For some races a Buff is all you'll need and we would recommend you have a Buff with you on the Breacons Ultra as you can use it to turn your hat into a balaclava, use as a neck gaiter, mop sweat up and use as headcover if its chilly on the Outdoor Research Overdrive Convertible Glovesmove. But for a long hill race at this time of year a fleece beanie is key if it all goes wrong at night or if you need a breather at a checkpoint.


A minimum of a liner glove is important to have with you. Some waterproof jackets will have inbuilt handovers that can provide extra wind and water-resistance (e.g. Ultimate Direction Ultra Jacket for men and women) but if your doesn't then a shell mitt or glove is a good idea like the Raidlight MP+ Overmitt. If you are someone that really feels the cold then the Rab Xenon Glove is a wind and water-resistant synthetic insulated mitt that packs up tiny. We have gloves that fit all gaps in between as well and some run specific high vis options like the Outdoor Research Overdrive Convertible Gloves.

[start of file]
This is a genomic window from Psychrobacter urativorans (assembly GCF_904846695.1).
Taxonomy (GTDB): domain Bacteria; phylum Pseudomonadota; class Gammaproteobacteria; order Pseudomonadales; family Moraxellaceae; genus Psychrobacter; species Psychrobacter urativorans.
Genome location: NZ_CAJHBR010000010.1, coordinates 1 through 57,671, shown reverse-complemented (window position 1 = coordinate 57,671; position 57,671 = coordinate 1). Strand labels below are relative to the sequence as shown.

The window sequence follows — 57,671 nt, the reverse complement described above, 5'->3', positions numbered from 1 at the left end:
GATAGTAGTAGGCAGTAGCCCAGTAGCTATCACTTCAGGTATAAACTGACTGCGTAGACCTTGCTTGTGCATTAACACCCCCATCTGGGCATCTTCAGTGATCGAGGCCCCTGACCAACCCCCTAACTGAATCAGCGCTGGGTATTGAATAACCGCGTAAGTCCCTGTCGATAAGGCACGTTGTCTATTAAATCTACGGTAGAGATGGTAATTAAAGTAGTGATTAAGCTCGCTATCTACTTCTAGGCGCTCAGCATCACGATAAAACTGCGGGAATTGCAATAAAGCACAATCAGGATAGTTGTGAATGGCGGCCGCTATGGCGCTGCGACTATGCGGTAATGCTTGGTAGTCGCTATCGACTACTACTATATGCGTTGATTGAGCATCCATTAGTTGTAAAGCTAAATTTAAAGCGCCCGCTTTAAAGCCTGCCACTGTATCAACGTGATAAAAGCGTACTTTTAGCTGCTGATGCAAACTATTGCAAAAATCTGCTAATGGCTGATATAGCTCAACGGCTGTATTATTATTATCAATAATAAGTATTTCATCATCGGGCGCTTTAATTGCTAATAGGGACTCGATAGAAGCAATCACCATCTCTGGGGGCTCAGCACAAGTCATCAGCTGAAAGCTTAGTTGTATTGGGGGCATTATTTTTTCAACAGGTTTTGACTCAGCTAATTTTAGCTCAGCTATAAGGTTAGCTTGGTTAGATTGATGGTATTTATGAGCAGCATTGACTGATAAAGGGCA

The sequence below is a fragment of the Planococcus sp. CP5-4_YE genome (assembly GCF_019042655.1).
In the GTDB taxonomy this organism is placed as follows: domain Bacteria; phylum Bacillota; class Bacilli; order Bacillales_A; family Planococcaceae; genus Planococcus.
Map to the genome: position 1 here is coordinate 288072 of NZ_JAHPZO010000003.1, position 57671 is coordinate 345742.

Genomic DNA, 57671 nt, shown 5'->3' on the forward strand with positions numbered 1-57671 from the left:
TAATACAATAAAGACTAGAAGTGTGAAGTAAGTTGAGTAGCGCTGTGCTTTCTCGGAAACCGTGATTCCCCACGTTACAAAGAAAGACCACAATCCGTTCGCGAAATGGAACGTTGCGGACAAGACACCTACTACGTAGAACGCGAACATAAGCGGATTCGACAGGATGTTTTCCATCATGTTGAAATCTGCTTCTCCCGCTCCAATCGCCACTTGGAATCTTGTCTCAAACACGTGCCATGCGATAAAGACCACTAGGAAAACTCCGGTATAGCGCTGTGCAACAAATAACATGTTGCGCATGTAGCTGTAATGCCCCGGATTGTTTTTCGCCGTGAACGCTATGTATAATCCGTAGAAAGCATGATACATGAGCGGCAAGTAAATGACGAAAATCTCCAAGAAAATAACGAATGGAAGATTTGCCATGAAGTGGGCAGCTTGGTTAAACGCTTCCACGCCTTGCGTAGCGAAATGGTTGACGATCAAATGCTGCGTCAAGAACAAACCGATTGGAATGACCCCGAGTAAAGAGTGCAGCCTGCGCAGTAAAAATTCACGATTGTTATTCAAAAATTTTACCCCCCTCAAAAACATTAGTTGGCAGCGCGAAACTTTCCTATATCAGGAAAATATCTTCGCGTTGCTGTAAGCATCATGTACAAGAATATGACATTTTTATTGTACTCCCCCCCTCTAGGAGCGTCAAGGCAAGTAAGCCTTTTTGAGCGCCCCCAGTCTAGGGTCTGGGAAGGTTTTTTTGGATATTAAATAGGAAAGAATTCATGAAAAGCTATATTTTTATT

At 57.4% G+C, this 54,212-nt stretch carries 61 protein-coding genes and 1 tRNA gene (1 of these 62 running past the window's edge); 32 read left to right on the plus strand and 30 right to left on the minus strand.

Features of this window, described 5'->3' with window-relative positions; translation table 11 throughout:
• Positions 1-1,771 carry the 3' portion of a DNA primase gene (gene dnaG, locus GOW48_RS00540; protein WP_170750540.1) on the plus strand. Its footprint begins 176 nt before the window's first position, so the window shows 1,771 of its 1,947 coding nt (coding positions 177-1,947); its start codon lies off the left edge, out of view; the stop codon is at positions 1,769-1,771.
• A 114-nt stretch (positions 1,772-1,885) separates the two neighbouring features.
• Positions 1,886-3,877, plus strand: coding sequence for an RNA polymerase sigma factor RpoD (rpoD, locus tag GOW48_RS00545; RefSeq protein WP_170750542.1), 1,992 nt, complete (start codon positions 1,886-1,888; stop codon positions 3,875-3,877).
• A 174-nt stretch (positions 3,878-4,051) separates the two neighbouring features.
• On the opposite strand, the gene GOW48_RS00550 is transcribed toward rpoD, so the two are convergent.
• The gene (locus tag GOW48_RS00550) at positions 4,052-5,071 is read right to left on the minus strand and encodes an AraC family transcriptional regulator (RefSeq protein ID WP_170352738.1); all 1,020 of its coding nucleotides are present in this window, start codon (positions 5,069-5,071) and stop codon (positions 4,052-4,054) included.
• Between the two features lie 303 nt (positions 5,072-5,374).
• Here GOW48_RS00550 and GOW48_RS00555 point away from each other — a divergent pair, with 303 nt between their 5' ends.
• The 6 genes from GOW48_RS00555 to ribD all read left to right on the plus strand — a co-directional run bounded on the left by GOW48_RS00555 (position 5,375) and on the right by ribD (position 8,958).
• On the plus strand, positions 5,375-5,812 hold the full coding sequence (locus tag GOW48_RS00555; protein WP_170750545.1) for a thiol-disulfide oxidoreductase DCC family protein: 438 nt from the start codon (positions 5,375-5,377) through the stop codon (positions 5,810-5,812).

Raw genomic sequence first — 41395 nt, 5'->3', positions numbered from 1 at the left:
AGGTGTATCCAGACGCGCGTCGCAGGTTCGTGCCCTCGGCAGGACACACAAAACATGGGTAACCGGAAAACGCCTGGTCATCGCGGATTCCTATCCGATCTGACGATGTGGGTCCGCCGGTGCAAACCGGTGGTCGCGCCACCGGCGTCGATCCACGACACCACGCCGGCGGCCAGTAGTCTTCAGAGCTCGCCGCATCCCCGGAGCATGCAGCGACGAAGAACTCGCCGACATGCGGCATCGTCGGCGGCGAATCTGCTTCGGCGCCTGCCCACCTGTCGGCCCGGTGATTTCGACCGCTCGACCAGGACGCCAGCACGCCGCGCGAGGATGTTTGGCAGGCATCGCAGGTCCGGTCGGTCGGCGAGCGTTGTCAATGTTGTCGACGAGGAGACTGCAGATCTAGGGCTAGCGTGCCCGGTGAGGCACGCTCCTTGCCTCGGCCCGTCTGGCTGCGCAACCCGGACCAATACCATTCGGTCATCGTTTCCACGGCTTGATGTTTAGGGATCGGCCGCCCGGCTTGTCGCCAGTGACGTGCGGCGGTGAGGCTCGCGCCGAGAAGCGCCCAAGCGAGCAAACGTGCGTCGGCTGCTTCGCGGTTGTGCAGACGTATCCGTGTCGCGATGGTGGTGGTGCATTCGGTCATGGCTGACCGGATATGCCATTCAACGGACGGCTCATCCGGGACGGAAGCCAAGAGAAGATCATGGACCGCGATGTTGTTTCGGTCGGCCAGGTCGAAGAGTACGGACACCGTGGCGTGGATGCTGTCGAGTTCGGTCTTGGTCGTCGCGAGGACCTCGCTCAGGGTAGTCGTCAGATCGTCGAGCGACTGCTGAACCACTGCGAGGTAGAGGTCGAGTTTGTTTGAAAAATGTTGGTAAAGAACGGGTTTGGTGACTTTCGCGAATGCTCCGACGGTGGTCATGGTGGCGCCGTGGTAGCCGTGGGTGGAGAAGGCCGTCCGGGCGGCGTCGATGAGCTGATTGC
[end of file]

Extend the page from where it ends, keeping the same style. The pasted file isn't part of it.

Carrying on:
Fleece (or similar warm upper body layer)

Montane Fireball Verso Pull-OnMid and outer layer fleeces are great for providing wicking warmth, i.e. you can use them in really cold active situations or you can put them on when you pause or in an emergency and they will keep wicking moisture away from you making you as comfortable as possible. Go for pullovers as zips and pockets add weight. Often the expedition end of base layers work equally well and can be a bit more packable. We are huge fans of Odlo Warm and X-Warm baselayers used as midlayers as they have the same warmth to weight as Merino Wool but have much better wicking and drying properties and are half the price. We have done a test running 20 plus miles in boggin weather in Merino Wool and then the same in Odlo warm and then left them hanging in a cold room overnight. The following morning the Odlo was dry and the Merino still dripping, in fact the Merino was 500g heavier than before the run and the Odlo was back at its start weight! If you want greater warmth and small pack size then it's worth a look at the Montane Fireball Verso Pull-On for versatility or the Patagonia Micro Puff Hoody for greatest warmth to weight and packsize on the market in a synthetic product.